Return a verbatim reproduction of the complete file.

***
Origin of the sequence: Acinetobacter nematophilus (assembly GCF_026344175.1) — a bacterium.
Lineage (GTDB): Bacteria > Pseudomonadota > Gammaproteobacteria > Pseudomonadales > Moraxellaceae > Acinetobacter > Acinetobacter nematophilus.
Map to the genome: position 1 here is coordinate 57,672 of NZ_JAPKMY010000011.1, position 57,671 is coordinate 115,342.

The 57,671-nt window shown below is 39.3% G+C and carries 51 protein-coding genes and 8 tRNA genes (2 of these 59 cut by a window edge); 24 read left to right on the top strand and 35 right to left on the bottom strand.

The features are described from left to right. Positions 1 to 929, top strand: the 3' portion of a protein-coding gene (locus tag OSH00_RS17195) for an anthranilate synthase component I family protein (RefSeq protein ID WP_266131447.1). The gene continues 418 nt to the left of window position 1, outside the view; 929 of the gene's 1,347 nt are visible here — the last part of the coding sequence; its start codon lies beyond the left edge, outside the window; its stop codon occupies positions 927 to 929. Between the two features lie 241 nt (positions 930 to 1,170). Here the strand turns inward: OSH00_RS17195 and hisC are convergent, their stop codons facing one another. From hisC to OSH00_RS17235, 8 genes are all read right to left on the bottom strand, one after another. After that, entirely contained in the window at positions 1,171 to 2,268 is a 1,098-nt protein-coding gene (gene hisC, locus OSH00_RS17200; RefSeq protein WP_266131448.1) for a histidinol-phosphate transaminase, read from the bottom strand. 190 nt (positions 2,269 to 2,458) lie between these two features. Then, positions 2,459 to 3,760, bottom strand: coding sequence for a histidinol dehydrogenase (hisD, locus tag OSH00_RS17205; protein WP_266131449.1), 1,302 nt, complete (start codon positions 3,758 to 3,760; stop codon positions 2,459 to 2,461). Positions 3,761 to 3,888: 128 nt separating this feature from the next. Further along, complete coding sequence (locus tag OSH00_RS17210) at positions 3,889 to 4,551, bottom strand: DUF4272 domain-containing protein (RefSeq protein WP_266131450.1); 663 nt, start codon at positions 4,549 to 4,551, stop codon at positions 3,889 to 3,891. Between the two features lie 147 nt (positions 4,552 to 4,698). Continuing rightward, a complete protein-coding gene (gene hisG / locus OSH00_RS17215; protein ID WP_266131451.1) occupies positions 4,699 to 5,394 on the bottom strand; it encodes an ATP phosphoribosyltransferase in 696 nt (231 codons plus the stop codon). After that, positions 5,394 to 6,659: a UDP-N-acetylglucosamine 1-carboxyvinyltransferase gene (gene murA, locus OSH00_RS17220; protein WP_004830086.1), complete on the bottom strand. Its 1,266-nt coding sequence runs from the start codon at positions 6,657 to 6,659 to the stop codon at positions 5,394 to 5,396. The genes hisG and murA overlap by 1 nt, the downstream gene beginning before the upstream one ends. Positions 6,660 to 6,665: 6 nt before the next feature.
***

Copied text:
Origin of the sequence: Acinetobacter nematophilus (assembly GCF_026344175.1) — a bacterium.
Lineage (GTDB): Bacteria > Pseudomonadota > Gammaproteobacteria > Pseudomonadales > Moraxellaceae > Acinetobacter > Acinetobacter nematophilus.
Map to the genome: position 1 here is coordinate 57,672 of NZ_JAPKMY010000011.1, position 57,671 is coordinate 115,342.

The 57,671-nt window shown below is 39.3% G+C and carries 51 protein-coding genes and 8 tRNA genes (2 of these 59 cut by a window edge); 24 read left to right on the top strand and 35 right to left on the bottom strand.

The features are described from left to right. Positions 1 to 929, top strand: the 3' portion of a protein-coding gene (locus tag OSH00_RS17195) for an anthranilate synthase component I family protein (RefSeq protein ID WP_266131447.1). The gene continues 418 nt to the left of window position 1, outside the view; 929 of the gene's 1,347 nt are visible here — the last part of the coding sequence; its start codon lies beyond the left edge, outside the window; its stop codon occupies positions 927 to 929. Between the two features lie 241 nt (positions 930 to 1,170). Here the strand turns inward: OSH00_RS17195 and hisC are convergent, their stop codons facing one another. From hisC to OSH00_RS17235, 8 genes are all read right to left on the bottom strand, one after another. After that, entirely contained in the window at positions 1,171 to 2,268 is a 1,098-nt protein-coding gene (gene hisC, locus OSH00_RS17200; RefSeq protein WP_266131448.1) for a histidinol-phosphate transaminase, read from the bottom strand. 190 nt (positions 2,269 to 2,458) lie between these two features. Then, positions 2,459 to 3,760, bottom strand: coding sequence for a histidinol dehydrogenase (hisD, locus tag OSH00_RS17205; protein WP_266131449.1), 1,302 nt, complete (start codon positions 3,758 to 3,760; stop codon positions 2,459 to 2,461). Positions 3,761 to 3,888: 128 nt separating this feature from the next. Further along, complete coding sequence (locus tag OSH00_RS17210) at positions 3,889 to 4,551, bottom strand: DUF4272 domain-containing protein (RefSeq protein WP_266131450.1); 663 nt, start codon at positions 4,549 to 4,551, stop codon at positions 3,889 to 3,891. Between the two features lie 147 nt (positions 4,552 to 4,698). Continuing rightward, a complete protein-coding gene (gene hisG / locus OSH00_RS17215; protein ID WP_266131451.1) occupies positions 4,699 to 5,394 on the bottom strand; it encodes an ATP phosphoribosyltransferase in 696 nt (231 codons plus the stop codon). After that, positions 5,394 to 6,659: a UDP-N-acetylglucosamine 1-carboxyvinyltransferase gene (gene murA, locus OSH00_RS17220; protein WP_004830086.1), complete on the bottom strand. Its 1,266-nt coding sequence runs from the start codon at positions 6,657 to 6,659 to the stop codon at positions 5,394 to 5,396. The genes hisG and murA overlap by 1 nt, the downstream gene beginning before the upstream one ends. Positions 6,660 to 6,665: 6 nt before the next feature.